• Helping soccer coaches choose a style of play – Every soccer coach, whatever age group they’re teaching, has to decide which style of play suits his team’s strategy: a play-making or counter-attacking style. But, don’t be afraid to change it during a match.

 

    • Soccer coaching tips to boost player communication – Good communication between teammates is an essential ingredient in a good team. A pass should be called for and players need to be told whether they have space to turn or are closely marked. Try the following soccer coaching tips to get your players talking!

 

    • Fun Soccer Games for 5 to 8 Year Olds – To celebrate the launch of our coaching book Fun Soccer Games for 5 to 8 Year Olds we’re giving away one of the games completely free to visitors to Better Soccer Coaching.

 

    • Coaching Catenaccio style – The Catenaccio system was made famous by Argentine trainer Helenio Herrera of Inter Milan in the 1960s who used it to grind out 1–0 wins over opponents in their league games.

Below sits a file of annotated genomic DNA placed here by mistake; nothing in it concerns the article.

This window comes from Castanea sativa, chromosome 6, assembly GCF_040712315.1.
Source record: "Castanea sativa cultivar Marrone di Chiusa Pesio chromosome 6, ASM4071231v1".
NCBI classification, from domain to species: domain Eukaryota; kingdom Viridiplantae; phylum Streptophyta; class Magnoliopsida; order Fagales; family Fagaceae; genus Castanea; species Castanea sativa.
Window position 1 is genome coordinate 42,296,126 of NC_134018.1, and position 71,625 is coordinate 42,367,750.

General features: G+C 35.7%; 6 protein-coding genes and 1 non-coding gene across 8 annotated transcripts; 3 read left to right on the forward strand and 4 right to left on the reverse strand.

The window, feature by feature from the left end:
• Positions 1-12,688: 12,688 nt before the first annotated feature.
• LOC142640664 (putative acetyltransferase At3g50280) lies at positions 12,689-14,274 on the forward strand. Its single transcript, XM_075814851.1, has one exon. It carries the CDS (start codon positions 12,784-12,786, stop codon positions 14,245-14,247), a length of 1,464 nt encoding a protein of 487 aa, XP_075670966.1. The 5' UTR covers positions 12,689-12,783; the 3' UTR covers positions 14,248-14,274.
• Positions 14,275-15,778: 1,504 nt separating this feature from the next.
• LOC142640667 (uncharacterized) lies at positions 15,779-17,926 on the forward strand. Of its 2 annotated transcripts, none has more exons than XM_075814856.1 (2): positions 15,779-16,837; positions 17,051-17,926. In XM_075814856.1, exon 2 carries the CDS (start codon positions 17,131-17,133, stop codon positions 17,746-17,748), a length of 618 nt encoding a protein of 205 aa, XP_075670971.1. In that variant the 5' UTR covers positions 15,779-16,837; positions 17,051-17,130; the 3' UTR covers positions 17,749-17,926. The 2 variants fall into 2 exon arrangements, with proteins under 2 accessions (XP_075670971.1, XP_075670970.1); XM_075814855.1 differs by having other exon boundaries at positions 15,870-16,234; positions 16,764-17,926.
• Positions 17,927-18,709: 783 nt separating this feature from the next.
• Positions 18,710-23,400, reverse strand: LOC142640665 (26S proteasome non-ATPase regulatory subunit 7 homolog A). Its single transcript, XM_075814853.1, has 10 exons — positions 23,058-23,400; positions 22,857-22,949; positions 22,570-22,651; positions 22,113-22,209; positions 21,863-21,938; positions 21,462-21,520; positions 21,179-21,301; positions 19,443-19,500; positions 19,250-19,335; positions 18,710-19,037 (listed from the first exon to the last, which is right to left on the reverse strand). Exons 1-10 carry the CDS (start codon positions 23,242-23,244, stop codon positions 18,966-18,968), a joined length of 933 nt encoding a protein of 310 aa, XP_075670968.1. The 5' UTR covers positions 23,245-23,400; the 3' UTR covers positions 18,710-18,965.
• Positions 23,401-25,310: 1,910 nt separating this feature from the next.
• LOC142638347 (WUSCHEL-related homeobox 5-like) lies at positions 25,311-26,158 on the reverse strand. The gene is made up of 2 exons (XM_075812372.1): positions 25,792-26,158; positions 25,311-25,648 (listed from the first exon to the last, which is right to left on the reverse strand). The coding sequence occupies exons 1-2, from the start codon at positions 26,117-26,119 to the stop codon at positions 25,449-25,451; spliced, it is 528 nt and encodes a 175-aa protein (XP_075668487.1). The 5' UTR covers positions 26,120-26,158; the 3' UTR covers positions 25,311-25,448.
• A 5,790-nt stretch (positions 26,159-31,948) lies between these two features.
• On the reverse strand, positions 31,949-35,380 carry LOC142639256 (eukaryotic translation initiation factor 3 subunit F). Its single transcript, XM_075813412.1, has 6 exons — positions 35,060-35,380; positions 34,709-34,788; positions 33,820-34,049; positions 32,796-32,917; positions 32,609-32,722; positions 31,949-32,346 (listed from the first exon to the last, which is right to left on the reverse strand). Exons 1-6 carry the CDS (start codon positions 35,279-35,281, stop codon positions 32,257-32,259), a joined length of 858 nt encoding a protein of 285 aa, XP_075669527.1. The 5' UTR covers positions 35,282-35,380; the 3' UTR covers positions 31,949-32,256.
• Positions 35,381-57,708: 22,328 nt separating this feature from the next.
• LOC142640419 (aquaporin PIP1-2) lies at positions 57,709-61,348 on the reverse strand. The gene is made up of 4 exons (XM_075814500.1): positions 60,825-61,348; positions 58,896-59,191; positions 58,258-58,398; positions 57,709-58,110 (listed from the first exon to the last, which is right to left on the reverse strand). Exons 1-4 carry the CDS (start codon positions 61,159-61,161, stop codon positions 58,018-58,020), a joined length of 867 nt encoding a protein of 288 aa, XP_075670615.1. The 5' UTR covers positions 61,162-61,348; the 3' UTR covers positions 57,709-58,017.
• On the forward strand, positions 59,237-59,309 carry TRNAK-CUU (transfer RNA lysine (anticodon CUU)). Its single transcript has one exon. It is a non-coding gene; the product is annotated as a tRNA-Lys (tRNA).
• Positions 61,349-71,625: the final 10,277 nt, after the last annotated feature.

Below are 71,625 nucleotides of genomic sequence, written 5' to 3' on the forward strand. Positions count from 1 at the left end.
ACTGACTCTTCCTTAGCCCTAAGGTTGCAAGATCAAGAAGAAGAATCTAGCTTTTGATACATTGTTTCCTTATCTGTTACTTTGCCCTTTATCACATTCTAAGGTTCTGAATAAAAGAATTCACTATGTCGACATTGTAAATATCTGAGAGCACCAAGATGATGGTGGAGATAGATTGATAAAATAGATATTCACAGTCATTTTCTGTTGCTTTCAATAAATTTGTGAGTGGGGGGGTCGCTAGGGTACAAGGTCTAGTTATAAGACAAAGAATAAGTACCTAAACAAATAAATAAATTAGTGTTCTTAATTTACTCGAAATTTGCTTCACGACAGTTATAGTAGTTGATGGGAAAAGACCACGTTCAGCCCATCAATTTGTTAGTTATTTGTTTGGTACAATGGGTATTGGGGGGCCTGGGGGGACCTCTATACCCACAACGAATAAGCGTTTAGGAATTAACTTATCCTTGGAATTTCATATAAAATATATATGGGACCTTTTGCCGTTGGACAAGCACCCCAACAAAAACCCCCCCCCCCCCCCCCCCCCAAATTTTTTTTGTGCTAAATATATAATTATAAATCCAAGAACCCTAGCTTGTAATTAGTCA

• Soccer coaching tips to get defenders clearing the ball – Let’s face it, during the course of a match there are going to be times when a defender is unable to control and shield the ball from attackers. In this instance he should be looking to kick the ball high and away from the danger zone to gain time for his team to regroup.

 

 

 

 

 

    • Tips for coaching under fives – Talking recently to a number of new soccer coaches who were taking training sessions for the first time, it was interesting to note how many of them were worried by it and wondering how to handle training Under-5s or Under-6s. The following drills and soccer games for kids are an ideal solution to their dilemma as they are brilliant for coaching skills and keeping youngsters keen.

 

    • Tug of war soccer drill to build teamwork – Playing games can help you coach your players to understand how tactics and team work can make you into a better team. This soccer drill version of the traditional tug-of-war game uses four teams and means simple strength will not be enough to win.